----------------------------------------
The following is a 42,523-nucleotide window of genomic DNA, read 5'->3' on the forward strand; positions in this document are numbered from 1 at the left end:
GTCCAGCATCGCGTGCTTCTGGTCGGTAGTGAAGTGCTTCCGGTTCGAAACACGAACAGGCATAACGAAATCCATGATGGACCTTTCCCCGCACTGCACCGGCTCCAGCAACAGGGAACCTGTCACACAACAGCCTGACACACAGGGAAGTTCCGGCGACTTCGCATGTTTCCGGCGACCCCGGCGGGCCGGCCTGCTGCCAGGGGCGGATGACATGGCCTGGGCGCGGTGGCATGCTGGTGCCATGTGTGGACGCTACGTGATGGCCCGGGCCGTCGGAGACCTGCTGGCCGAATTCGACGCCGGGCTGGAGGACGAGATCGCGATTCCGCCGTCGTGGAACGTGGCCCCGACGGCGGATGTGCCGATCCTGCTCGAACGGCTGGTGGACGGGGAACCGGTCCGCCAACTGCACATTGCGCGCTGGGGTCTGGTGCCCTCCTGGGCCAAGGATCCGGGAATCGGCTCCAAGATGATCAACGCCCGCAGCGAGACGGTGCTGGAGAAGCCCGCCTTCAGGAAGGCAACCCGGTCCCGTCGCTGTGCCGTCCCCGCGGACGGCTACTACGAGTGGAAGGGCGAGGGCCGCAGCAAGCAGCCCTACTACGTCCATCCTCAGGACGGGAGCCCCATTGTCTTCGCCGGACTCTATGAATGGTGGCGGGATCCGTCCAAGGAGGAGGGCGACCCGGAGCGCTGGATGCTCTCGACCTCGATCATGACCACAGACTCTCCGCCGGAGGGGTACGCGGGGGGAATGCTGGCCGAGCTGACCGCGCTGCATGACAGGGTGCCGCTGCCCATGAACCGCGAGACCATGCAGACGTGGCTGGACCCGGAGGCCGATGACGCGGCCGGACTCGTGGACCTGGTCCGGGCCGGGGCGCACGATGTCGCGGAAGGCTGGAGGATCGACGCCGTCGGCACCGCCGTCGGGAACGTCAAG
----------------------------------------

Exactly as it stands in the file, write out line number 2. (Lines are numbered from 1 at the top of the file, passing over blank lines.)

GTCCAGCATCGCGTGCTTCTGGTCGGTAGTGAAGTGCTTCCGGTTCGAAACACGAACAGGCATAACGAAATCCATGATGGACCTTTCCCCGCACTGCACCGGCTCCAGCAACAGGGAACCTGTCACACAACAGCCTGACACACAGGGAAGTTCCGGCGACTTCGCATGTTTCCGGCGACCCCGGCGGGCCGGCCTGCTGCCAGGGGCGGATGACATGGCCTGGGCGCGGTGGCATGCTGGTGCCATGTGTGGACGCTACGTGATGGCCCGGGCCGTCGGAGACCTGCTGGCCGAATTCGACGCCGGGCTGGAGGACGAGATCGCGATTCCGCCGTCGTGGAACGTGGCCCCGACGGCGGATGTGCCGATCCTGCTCGAACGGCTGGTGGACGGGGAACCGGTCCGCCAACTGCACATTGCGCGCTGGGGTCTGGTGCCCTCCTGGGCCAAGGATCCGGGAATCGGCTCCAAGATGATCAACGCCCGCAGCGAGACGGTGCTGGAGAAGCCCGCCTTCAGGAAGGCAACCCGGTCCCGTCGCTGTGCCGTCCCCGCGGACGGCTACTACGAGTGGAAGGGCGAGGGCCGCAGCAAGCAGCCCTACTACGTCCATCCTCAGGACGGGAGCCCCATTGTCTTCGCCGGACTCTATGAATGGTGGCGGGATCCGTCCAAGGAGGAGGGCGACCCGGAGCGCTGGATGCTCTCGACCTCGATCATGACCACAGACTCTCCGCCGGAGGGGTACGCGGGGGGAATGCTGGCCGAGCTGACCGCGCTGCATGACAGGGTGCCGCTGCCCATGAACCGCGAGACCATGCAGACGTGGCTGGACCCGGAGGCCGATGACGCGGCCGGACTCGTGGACCTGGTCCGGGCCGGGGCGCACGATGTCGCGGAAGGCTGGAGGATCGACGCCGTCGGCACCGCCGTCGGGAACGTCAAG